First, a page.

In the interest of clarity and presentation, the report card was consciously designed to resemble one a student might receive in school. Each report card category assigns an overall grade to international efforts and outcomes in a particular issue area. Below the overall grade, each individual category offers a qualitative assessment of performance in particular subjects or subcomponents (such as "monitoring and enforcing emissions curbs" in the case of climate change), which evaluates progress on core objectives. As with typical report cards (at least in the United States), each report card category includes an overall summary, highlights achievements, describes the current trajectory of efforts, and notes areas for improvement. Bearing in mind our domestic (as well as international) audience, we also include a section devoted to "U.S. performance and leadership." Finally, accompanying each report card is a lengthier backgrounder. These provide greater detail on the progress and setbacks in advancing multilateral cooperation in the precise issue area and extensive justifications for report card evaluations.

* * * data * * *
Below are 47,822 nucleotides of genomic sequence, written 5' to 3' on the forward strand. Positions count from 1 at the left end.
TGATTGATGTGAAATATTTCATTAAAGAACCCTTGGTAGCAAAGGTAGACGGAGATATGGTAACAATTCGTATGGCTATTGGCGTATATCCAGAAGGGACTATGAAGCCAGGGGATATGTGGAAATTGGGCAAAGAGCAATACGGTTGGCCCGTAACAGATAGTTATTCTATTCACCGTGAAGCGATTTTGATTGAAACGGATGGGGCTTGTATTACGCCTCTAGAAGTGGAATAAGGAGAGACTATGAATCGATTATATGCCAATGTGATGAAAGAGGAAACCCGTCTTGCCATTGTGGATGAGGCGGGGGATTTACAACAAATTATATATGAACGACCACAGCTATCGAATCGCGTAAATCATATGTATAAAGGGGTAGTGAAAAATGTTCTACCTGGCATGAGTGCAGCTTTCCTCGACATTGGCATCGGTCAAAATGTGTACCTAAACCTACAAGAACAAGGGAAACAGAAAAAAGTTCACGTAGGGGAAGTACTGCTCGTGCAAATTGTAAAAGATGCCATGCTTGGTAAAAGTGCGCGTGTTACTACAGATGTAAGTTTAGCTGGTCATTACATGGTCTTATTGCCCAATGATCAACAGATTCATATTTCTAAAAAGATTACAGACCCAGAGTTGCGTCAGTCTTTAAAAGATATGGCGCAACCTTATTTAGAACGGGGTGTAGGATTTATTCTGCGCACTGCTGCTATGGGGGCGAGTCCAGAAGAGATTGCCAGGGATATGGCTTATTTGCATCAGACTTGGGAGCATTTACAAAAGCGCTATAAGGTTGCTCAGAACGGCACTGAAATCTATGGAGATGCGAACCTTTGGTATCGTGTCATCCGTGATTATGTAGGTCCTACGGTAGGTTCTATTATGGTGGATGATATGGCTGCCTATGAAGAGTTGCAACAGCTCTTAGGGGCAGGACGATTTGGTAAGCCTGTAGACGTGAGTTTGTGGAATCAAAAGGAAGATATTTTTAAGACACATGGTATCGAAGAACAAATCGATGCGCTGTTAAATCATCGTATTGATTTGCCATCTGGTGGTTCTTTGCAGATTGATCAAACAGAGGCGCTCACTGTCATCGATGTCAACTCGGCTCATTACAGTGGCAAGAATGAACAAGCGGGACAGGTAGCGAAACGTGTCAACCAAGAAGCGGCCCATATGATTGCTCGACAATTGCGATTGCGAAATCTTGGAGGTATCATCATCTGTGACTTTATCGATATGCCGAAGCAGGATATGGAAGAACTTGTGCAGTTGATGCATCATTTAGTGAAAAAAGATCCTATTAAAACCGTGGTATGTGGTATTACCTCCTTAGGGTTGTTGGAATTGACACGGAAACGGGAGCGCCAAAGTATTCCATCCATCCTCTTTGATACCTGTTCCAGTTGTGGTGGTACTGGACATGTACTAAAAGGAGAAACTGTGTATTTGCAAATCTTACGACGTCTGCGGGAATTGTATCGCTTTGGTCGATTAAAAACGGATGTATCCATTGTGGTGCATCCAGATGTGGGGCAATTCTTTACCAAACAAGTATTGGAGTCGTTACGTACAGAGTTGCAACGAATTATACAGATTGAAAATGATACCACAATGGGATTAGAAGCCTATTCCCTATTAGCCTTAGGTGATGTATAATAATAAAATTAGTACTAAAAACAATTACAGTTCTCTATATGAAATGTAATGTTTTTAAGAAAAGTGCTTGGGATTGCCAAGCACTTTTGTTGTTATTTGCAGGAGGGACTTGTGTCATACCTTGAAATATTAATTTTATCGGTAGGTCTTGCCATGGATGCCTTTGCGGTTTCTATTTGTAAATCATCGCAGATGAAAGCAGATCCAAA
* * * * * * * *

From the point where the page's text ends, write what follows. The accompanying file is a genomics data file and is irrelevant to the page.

The report card covers a five-year period, from the start of 2008 through 2012. The grades from this first reporting period will provide a baseline for forthcoming installments.


Each report card category assesses multilateral cooperation and grades the United States' performance in addressing a particular global challenge. These grades reflect subjective, qualitative evaluations by IIGG staff and experts on progress or setbacks since 2008 in achieving tangible policy objectives. The possible grades for each issue area range from A through F.

Beyond the overall grade, each category of the report card includes qualitative assessments of performance on specific subjects, or subcategories within each issue area, using the following labels:

  • Excellent: superior performance and effort in addressing the issue
  • Good: above average performance and effort in addressing the issue
  • Average: mediocre performance and effort in addressing the issue
  • Poor: below average performance and effort in addressing the issue